Dr. Curtis: “The recommendation said that the ACR panel strongly recommends consistent exercise over no exercise. Something is always better than nothing,” says Dr. Curtis. “Even if you can do 10 minutes a day, three times a day, I’ll take that over nothing. Is that the same as one hard intense 30-minute workout? Maybe not. But is it a whole lot better than nothing? Absolutely. So, you know, five or 10 minutes several times a day? I would absolutely encourage people to do that and not feel like it’s so little.”
Decreasing Inflammation through Diet
CJ: The guideline conditionally recommends the Mediterranean-style diet over other diet plans. What makes a Mediterranean-style diet more beneficial than other diets for people with rheumatoid arthritis?
Dr. Curtis: “This [diet] emphasizes vegetables and fruits, whole grains, nuts, olive oil, things like that, and kind of de-emphasizes added sugar and salt and highly processed foods and saturated fats. So this was a conditional recommendation — again ‘conditional’ meaning right for some people, but not for everybody across the board in every situation. The evidence is relatively low, but this one does have the strongest evidence for any type of diet.”
CJ: What types of foods are recommended on this diet and why could this be beneficial to people with inflammatory conditions?
Dr. Curtis: “Fill your meal plan with low-fat dairy, fish in moderation, whole grains, olive oil, vegetables, fruits, things that often are low calorie. Those are the things that would be the essential elements of the Mediterranean diet. I always strongly encourage maintaining a healthy body weight. Obesity is associated with disease activity, impaired and worsened physical function, and in many studies, worse treatment response to RA medications. And so, as part of a diet, not only to focus on the Mediterranean diet elements and the inflammation aspect, but also to think about maintaining a healthy body weight. Thankfully, the Mediterranean diet makes it easier to do that compared to maybe some of the other approaches that might have more difficulty with people’s adherence long-term.”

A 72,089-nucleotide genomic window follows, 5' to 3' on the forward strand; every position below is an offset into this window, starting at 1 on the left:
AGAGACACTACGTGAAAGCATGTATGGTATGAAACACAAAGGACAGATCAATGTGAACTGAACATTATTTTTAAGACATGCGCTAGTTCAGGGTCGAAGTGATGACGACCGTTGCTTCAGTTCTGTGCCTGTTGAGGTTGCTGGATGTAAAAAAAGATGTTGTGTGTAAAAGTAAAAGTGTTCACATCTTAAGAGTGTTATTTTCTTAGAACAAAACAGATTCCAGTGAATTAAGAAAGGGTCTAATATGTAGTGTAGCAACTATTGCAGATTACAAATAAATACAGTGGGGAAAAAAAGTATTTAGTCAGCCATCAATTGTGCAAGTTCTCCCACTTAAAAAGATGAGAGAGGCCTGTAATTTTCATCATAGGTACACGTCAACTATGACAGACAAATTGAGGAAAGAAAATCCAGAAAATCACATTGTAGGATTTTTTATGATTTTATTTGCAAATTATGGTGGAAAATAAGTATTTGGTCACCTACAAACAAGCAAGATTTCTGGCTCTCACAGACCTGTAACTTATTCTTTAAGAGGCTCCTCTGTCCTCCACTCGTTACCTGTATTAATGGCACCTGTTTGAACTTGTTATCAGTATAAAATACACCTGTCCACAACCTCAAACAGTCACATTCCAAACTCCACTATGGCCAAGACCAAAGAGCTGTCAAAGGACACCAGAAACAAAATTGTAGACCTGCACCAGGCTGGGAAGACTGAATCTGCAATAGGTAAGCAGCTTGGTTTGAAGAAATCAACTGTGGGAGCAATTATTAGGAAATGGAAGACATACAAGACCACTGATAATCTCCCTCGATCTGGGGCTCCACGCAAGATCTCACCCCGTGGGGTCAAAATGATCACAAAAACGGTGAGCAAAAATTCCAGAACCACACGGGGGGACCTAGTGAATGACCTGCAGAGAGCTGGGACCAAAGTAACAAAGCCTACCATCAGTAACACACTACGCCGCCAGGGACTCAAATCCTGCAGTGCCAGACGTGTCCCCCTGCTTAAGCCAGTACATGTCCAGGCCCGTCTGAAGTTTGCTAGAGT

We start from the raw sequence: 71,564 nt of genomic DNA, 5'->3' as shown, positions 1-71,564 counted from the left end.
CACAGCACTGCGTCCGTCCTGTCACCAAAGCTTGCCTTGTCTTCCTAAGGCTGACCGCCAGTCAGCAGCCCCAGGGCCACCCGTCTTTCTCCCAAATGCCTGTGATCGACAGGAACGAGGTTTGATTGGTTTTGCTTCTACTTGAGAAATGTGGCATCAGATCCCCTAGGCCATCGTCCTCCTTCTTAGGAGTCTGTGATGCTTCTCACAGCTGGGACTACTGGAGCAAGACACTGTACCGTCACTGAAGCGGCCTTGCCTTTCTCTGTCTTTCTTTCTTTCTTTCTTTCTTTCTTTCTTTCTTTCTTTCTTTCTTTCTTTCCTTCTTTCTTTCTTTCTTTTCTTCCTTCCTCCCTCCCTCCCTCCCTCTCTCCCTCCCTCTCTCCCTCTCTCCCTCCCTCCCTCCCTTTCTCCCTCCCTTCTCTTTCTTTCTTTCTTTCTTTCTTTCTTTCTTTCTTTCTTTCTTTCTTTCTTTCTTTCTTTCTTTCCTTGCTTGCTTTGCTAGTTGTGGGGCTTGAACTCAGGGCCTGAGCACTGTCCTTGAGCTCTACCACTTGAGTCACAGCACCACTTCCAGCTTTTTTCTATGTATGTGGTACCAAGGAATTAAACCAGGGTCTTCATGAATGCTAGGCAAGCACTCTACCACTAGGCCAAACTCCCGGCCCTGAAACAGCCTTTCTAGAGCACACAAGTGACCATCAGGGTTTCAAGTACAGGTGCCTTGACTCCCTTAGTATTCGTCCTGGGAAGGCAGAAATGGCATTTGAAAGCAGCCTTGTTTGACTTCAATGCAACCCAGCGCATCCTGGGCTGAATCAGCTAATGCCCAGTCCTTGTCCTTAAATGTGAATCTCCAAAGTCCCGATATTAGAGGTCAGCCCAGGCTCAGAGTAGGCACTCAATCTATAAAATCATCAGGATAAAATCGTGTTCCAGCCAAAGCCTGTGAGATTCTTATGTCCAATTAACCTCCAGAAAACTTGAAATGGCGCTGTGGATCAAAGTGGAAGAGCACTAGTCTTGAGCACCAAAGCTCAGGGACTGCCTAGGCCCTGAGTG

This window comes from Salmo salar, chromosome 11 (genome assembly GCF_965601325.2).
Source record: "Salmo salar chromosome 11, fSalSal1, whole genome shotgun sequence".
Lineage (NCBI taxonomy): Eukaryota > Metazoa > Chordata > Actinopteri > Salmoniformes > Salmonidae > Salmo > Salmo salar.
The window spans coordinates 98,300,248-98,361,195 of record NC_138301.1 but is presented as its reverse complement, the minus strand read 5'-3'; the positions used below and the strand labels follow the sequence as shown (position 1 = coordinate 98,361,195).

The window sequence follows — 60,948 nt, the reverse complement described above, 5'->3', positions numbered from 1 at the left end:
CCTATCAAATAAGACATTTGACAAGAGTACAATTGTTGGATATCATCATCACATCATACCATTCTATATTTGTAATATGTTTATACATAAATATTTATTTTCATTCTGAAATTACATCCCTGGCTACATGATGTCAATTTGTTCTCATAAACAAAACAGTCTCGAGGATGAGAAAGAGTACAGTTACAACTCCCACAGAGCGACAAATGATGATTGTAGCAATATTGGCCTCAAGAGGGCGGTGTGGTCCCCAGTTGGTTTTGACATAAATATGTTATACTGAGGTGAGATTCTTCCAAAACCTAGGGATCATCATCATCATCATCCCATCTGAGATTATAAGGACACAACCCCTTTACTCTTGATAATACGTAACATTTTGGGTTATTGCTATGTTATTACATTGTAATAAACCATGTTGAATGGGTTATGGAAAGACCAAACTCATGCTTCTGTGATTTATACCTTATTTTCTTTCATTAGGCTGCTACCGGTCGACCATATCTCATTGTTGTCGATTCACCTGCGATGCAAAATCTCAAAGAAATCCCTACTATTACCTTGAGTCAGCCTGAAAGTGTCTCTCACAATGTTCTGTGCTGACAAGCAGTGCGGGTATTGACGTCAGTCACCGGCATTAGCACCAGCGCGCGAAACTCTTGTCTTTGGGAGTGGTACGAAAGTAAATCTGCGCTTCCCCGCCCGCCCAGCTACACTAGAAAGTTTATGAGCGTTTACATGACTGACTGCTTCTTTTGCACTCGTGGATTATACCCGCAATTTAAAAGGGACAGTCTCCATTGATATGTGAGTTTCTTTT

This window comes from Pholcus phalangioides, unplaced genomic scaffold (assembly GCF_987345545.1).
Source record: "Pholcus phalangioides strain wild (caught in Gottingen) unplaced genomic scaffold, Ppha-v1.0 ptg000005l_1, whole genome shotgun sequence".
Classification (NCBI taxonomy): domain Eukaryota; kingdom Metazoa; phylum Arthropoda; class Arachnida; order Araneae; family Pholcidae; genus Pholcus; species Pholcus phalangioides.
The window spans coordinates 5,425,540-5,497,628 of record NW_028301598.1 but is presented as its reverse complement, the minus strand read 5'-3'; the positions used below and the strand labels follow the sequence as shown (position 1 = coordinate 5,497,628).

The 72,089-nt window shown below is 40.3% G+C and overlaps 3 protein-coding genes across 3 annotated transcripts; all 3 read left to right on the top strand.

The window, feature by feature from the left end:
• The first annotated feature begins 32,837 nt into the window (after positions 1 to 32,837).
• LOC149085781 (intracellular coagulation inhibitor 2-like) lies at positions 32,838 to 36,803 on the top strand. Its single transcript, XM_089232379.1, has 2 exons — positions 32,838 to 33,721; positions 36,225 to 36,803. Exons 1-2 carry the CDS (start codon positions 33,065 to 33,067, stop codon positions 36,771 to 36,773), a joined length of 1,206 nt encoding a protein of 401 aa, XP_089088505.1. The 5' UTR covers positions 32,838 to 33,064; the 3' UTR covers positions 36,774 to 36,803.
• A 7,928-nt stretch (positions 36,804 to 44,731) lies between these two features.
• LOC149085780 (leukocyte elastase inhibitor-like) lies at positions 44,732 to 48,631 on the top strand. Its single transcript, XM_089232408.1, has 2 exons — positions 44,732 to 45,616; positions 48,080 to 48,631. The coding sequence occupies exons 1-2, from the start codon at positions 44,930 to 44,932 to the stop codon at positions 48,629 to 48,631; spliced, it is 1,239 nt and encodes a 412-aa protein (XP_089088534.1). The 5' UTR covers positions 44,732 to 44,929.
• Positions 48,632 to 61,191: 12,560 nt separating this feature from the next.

Guideline Application Takeaways for Your Wellness Plan
As you consider incorporating the Integrative RA Treatment Guideline into your wellness plan, it’s essential to talk with your doctor about potential changes, particularly in your exercise and diet routines.
Here are some key takeaways to keep in mind:
- Consult your doctor about exercise. For example, ask about exercise options that do not put extra strain on joints. Your doctor may be able to help you decide what type of exercise, duration, frequency, and intensity will be best for you. “Figure out what you can do —what works for you — and try to consistently engage with it,” reminds Dr. Curtis. “And don’t be discouraged if you don’t hit your goals with frequency or intensity. Part of what you’re doing is building a habit.”
- Think some exercise over no exercise. Again, the guideline states “consistent engagement in exercise over no exercise based on moderate certainty evidence suggesting that regular exercise results in improved physical function and pain in individuals with RA.” In other words, a short walk or 10 minutes of exercise is better than doing nothing. Even if you cannot get in a full-length workout, shorter workouts or walks can still be beneficial. Consider aerobic, aquatic, or mind-body exercise, per the ACR.
- Focus on whole foods, limit the processed stuff. The Mediterranean-style diet is an anti-inflammatory diet that emphasizes the intake of “vegetables, fruits, whole grains, nuts, seeds, and olive oil and the intake of moderate amounts of low-fat dairy and fish, and limits the use of added sugars, sodium, highly processed foods, refined carbohydrates, and saturated fats,” and is conditionally recommended for people with RA over other diet plans.